I. verb (desired; desiring) Etymology: Middle English, from Anglo-French desirer, from Latin desiderare, from de- + sider-, sidus heavenly body Date: 13th century transitive verb 1. to long or hope for ; exhibit or feel desire for <
desire success
2. a. to express a wish for ; request <
they desire an immediate answer
b. archaic to express a wish to ; ask 3. obsolete invite 4. archaic to feel the loss of intransitive verb to have or feel desire Synonyms: desire, wish, want, crave, covet mean to have a longing for. desire stresses the strength of feeling and often implies strong intention or aim <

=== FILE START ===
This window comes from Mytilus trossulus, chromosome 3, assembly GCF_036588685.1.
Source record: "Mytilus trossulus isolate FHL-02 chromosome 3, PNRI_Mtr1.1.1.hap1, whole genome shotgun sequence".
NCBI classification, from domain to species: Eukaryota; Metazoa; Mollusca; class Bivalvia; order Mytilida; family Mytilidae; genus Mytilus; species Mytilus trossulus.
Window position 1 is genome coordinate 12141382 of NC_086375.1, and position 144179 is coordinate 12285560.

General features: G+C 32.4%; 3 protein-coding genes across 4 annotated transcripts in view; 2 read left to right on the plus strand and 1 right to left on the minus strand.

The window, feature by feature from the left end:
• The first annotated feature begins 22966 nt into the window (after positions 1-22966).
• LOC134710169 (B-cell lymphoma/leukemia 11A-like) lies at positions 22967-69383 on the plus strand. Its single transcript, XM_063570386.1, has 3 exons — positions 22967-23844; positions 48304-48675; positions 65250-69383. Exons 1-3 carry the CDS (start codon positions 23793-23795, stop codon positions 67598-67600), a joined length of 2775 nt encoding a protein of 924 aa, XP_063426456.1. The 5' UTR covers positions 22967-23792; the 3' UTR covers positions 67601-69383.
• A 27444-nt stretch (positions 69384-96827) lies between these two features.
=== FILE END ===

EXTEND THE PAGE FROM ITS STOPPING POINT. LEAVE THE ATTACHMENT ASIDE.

desires to start a new life
. wish sometimes implies a general or transient longing especially for the unattainable <
wishes for permanent world peace
. want specifically suggests a felt need or lack <
wants to have a family
. crave stresses the force of physical appetite or emotional need <
craves sweets
. covet implies strong envious desire <
covets his rise to fame
. II. noun Date: 14th century 1. conscious impulse toward something that promises enjoyment or satisfaction in its attainment 2. a. longing, craving b. sexual urge or appetite 3. a usually formal request or petition for some action 4. something desired

New Collegiate Dictionary. 2001.


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